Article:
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Midtown square bagby

Midtown Square development on West Gray, Houston. This development doesn’t flood, and it doesn’t contribute to flooding. It is a high-interaction neighborhood that builds social capital. (Google Map)

The impacts of Harvey still have our full attention.  We are all agreed—we don’t want to live through another Harvey.  We want to be so much better prepared for the next one. In that case, we better hope the next big one isn’t coming our way anytime soon.

“Do something!” seems to be the watchword of the day. The question is whether or not we will do the right thing. We are clearly taking some good steps in the right direction, but I fear we may lack the necessary organizing principles to build a Houston that is resilient for the next 100 years and beyond.

I suggest two watchwords that could lay the foundations for a robust resilience: watersheds and walkability. Watersheds are the template upon which we build. We must understand both the limitations and the advantages of our watersheds.  Walkability builds the social capital that provides the glue for strong communities. Both the city we build and the watershed we build it on must be healthy in every way if we are to remain vibrant into the next century. Continue Reading »

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Houston has in place a natural flood detention and conveyance system that could handle another Harvey, sitting right here in plain sight. Our bayous, creeks, and streams, and their associated floodplains have carved out, over millennia, a very robust and capacious system. This legacy system did not fail during Harvey. We failed, over the years, because we put so many people in harms way. In fact, over 40% of all FEMA-designated floodplains in Harris County have been developed to one degree or another, with more than 500,000 homes and apartments in these hazardous zones. Few floodplains within the beltway are undeveloped.

[also at Gray Matters]

Continue Reading »

A recent talk given to the Houston chapter of the Native Plant Society of Texas.

 

For the past couple months I have been removing invasive Island Apple snails (Pomacea maculata) and their egg clutches because they consume aquatic vegetation and destroy wetlands, estuaries, and other habitats. They have a very high reproductive rate of up to 500 eggs per egg clutch that hatch every 10-15 days. Also the adults can mate many times after they become sexually mature (2-3 months); this quickly stimulates the creation of Island Apple snail monocultures. Island Apple snails originate in Latin America and have few predators which causes rapid overpopulation and decreases diversity of species. Their egg clutches range from pink to white and the paler the egg clutch the closer it is to hatching. These egg clutches are located on reeds, plants, and other support items above the water’s surface. I have seen them mostly on the Pickerel weed in 1A. Together we can make a difference by removing as many of their egg clutches as possible when we see them to protect the Exploration Green we have all worked hard to create. Continue Reading »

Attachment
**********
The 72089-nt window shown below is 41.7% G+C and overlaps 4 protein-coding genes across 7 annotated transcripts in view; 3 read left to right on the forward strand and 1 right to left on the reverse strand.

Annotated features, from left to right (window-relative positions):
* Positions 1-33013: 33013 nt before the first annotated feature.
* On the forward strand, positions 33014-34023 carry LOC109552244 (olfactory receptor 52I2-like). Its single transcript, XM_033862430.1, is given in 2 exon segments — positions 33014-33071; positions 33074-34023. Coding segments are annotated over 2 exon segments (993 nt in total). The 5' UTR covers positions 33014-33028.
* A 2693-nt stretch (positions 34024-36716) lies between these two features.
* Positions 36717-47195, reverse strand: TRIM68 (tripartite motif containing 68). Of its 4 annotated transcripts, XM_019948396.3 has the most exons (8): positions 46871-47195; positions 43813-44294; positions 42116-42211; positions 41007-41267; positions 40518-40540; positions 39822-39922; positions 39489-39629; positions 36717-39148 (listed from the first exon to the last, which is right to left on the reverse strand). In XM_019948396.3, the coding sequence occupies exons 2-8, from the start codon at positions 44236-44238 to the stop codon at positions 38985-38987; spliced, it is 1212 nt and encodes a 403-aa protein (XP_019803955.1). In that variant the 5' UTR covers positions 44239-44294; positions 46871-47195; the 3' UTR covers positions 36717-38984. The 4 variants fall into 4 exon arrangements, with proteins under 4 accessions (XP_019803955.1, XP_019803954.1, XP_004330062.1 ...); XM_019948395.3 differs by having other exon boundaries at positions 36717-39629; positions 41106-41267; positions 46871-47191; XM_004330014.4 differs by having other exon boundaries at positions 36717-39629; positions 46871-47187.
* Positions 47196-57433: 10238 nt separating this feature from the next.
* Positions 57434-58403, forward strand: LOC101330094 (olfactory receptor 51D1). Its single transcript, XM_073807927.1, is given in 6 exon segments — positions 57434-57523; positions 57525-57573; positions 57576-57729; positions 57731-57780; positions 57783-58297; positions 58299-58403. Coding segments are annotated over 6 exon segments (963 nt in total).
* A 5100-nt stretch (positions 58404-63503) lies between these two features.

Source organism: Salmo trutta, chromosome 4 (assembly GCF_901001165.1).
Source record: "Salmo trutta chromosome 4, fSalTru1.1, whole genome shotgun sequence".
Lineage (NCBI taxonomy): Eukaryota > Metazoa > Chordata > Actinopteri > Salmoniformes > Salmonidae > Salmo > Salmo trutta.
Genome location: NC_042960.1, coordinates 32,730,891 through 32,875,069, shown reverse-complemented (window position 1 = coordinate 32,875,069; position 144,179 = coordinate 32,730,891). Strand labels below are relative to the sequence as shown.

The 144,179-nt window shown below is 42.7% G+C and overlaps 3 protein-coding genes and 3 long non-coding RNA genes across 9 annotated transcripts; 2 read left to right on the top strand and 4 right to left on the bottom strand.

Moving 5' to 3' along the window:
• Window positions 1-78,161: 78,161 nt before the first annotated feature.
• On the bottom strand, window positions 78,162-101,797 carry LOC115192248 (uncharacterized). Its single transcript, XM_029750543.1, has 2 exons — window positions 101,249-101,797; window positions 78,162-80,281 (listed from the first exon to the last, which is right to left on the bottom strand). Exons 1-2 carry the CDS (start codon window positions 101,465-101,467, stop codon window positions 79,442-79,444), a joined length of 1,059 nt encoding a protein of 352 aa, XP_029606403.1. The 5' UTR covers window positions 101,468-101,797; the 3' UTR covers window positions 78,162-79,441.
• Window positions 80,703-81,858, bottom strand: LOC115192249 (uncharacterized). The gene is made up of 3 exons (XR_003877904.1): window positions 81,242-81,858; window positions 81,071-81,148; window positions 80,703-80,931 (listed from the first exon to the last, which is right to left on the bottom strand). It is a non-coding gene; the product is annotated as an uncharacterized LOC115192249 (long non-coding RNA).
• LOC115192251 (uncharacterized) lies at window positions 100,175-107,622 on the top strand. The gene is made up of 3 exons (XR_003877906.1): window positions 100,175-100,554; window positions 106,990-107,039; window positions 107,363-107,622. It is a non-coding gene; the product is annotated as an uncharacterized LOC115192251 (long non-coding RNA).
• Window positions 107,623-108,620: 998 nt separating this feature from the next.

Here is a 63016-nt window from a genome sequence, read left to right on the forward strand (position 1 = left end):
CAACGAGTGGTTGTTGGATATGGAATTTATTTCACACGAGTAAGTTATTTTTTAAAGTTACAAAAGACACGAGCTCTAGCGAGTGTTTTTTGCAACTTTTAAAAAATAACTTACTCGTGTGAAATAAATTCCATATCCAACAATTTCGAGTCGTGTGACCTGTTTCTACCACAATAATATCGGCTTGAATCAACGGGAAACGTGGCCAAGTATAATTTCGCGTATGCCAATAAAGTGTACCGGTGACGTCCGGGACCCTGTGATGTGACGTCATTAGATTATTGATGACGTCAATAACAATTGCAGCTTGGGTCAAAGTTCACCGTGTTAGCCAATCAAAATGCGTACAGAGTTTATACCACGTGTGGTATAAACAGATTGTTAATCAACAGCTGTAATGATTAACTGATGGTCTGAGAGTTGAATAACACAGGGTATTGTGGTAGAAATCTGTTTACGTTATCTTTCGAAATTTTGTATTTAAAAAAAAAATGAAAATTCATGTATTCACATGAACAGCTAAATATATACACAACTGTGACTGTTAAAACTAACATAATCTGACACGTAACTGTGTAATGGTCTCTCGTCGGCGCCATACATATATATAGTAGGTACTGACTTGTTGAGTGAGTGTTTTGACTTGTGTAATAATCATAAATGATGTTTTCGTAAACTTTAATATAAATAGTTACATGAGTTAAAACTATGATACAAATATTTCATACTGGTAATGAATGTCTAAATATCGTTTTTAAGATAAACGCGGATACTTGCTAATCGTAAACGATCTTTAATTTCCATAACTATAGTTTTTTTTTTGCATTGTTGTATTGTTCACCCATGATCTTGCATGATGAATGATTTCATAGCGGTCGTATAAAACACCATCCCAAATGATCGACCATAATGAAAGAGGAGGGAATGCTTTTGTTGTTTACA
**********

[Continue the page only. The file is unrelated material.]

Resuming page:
NYT floods Houston

New York Times map of flood damage, Hurricane Harvey, Harris County

also at  Gray Matters

Flooding during Harvey was not a random occurrence.  Heavy rainfall—averaging 35 inches in Harris County –was widespread, but the flooding was not.  The deepest flooding, the kind where rescue boats were needed, was where the bayous and creeks overflowed their banks, flooding low-lying zones along our bayous and creeks.  There were also many areas that flooded as a result of poorly maintained or designed urban drainage systems. But these were a small fraction of the overall flooding.

The low-lying areas along our waterways are the natural floodplains excavated by bayous and creeks over many thousands of years. It flooded here long before we, or even the Karankawa, ever showed up. Over the millennia, the bayous naturally widened their valleys, or floodplains, to where the system could easily absorb a storm like Harvey.

That system is still here—and it handled Harvey very well.  We were the ones who didn’t handle it well. If we had not given over most of our floodplains to development, Harvey would still have caused us grief—but it would not have much more than a nuisance.  We would have had to stay home for 2-3 days, but we would have avoided a great deal of trauma. Continue Reading »